Climate change and poverty should be studied together, they are inseparable. Each time a calamity occurs, people are ripped off their shelter and livelihood. Resilience to hazards in rural areas is minimum. Those living in deadly poverty will be further impoverished. There’s absolutely no security to their lives. Most of the farmers do not own land of their own; they work on lease in other’s farms. Fishermen on the other hand cannot hope to cope without financial aid from the state. Floods and droughts are going to be more frequent and down the years the area of land under influence of disasters is expanding. The sea levels effect salinity levels in turn. Studies say that around 125 million people across Bangladesh, India and Pakistan could be rendered homeless due to rising sea levels.

Different South Asian countries have drafted their own National Adaptation Programmes of Action (NAPA), such as Bangladesh, Nepal, India, Srilanka, Pakistan. Adaption to climate change has a close relation to sustaining livelihood. It involves identifying different types of hazards by collaborating scientific and local knowledge. Analysing the impact caused to different groups within that community. Above all, the biggest challenge is to see the capitalization of action plans both in policy and practice. Lobbying for political will and conviction is a task to accomplish primarily. Strengthening collaboration between various stakeholders working on disaster management, such as NGOs, local government and private sector is most needed. In order to treat the issue from its roots, analysis on the cause behind disasters should be done, to reduce the risk, preparedness and management, addressing current hazard, increasing adaptive capacity of communities. There is a need to address poverty and vulnerability in public policy and climate resilient livelihood strategies should be drawn.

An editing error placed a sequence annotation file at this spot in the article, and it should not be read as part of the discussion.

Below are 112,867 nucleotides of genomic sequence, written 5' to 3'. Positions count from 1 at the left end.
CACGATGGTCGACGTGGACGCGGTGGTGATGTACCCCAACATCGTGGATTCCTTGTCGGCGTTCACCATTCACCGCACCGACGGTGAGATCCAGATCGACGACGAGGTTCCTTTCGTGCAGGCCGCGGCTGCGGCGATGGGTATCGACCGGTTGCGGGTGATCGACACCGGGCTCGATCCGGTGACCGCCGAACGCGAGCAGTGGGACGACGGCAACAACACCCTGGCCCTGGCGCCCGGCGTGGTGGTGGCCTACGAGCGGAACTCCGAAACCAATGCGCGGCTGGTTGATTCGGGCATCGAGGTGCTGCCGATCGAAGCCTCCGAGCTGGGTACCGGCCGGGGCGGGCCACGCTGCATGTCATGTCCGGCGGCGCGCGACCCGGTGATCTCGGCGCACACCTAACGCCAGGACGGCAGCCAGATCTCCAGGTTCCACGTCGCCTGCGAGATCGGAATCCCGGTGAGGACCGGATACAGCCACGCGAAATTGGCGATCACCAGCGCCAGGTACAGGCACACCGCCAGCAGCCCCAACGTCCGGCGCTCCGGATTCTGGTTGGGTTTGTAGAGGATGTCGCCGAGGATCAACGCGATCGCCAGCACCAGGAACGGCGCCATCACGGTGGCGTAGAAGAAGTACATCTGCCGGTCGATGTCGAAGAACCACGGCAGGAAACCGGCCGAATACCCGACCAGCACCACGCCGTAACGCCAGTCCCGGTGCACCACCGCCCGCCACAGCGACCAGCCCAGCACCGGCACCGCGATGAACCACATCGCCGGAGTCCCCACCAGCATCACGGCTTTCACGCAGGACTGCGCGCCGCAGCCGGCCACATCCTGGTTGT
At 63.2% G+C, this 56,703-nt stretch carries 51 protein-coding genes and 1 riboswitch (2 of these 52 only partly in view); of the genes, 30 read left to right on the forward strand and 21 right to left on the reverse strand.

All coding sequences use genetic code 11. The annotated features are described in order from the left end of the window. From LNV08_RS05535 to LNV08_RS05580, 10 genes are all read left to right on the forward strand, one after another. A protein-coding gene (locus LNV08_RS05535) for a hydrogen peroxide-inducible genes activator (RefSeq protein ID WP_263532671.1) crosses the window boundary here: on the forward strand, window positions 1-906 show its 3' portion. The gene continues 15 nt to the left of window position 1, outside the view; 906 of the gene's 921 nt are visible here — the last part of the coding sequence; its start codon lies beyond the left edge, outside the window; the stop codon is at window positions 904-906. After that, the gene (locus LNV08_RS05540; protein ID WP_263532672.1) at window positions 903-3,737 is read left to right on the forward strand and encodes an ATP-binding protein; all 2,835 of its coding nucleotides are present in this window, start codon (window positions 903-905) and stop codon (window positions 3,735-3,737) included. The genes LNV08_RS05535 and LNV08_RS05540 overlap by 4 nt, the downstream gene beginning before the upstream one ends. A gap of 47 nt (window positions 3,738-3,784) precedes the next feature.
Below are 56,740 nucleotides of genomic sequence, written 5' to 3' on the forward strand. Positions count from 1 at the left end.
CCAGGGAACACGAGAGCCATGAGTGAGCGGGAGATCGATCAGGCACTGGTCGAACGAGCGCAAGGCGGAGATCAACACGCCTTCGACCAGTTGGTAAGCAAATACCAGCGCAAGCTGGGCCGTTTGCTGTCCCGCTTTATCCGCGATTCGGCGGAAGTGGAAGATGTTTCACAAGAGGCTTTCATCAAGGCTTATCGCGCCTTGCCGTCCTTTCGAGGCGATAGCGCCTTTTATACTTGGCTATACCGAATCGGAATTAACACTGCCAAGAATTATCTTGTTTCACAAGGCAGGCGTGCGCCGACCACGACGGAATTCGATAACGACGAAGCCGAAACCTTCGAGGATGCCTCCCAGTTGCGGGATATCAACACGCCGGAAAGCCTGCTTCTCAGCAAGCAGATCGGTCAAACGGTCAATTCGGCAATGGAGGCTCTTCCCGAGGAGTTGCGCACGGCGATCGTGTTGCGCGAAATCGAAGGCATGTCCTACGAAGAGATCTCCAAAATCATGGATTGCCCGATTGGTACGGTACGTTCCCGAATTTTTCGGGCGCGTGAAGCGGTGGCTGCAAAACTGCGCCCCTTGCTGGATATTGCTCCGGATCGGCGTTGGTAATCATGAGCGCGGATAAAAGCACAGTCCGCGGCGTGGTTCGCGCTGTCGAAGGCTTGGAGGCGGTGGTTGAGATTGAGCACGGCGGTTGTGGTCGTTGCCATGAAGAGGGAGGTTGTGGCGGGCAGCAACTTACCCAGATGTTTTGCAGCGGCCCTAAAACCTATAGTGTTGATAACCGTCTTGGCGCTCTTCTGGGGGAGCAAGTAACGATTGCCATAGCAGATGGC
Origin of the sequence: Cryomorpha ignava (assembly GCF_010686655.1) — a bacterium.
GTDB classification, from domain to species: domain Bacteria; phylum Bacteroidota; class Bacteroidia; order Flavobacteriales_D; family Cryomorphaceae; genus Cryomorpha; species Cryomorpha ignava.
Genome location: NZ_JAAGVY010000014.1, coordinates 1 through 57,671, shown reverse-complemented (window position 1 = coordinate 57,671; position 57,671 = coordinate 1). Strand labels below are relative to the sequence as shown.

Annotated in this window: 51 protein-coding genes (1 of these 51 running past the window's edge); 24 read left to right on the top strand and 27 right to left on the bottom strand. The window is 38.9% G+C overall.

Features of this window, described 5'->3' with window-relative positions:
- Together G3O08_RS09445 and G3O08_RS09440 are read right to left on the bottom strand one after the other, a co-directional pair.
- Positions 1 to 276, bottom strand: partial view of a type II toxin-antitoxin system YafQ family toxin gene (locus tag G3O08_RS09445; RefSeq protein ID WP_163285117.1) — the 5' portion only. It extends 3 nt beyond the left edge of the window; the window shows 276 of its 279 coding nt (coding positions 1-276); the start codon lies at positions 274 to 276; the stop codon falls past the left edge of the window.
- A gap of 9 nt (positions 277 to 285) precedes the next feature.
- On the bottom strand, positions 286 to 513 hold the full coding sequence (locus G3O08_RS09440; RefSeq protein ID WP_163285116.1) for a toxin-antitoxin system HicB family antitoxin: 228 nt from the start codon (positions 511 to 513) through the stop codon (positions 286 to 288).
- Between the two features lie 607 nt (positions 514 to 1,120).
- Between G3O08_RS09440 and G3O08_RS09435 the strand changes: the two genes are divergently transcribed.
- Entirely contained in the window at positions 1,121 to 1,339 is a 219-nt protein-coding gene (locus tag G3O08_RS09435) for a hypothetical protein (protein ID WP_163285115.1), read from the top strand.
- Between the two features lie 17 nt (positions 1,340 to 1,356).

Apart from these, to build make communities resilient, local people living in disaster prone areas should be mobilized. They should be called for effective participation to achieve adaptive capacity. They should be educated on sustainable water management, water storage, flood regulation through growing mangroves, effective management of grasslands to improve resilience to drought and flooding. The village level administration should be guided in setting up local action plans called ‘community based planning’ which involve the local people in important decision making.


While all this is a functional approach towards resisting a climate change development, the perpetual action is promotion of best practices in land, water and natural resources management. General awareness should be disseminated among all sections of society about green habits and the importance of transforming to conservation. Every one of us leading comfortable, less vulnerable lives in urban areas have every scope in contributing towards improving the situation. Simple habits which can be incorporated in to our daily life, such as responsible usage of water, fuel and electricity, minimal usage of air conditioners, disposal of waste in a smart manner, that is by arranging separate bins for organic and inorganic waste, carrying our own cloth bags each time we go shopping, recycle and reuse of objects etc. Disaster management does not only mean to deploy the state machinery in saving a drowning life but also in restoring the ecological balance through ecosystem based approaches and invoking a sense of social responsibility in all towards our environment through persistent campaigning. Individual cognizance and responsibility is the need of the hour, change shall embark first from households, so let us all pledge towards an emission free, sustainable and green future.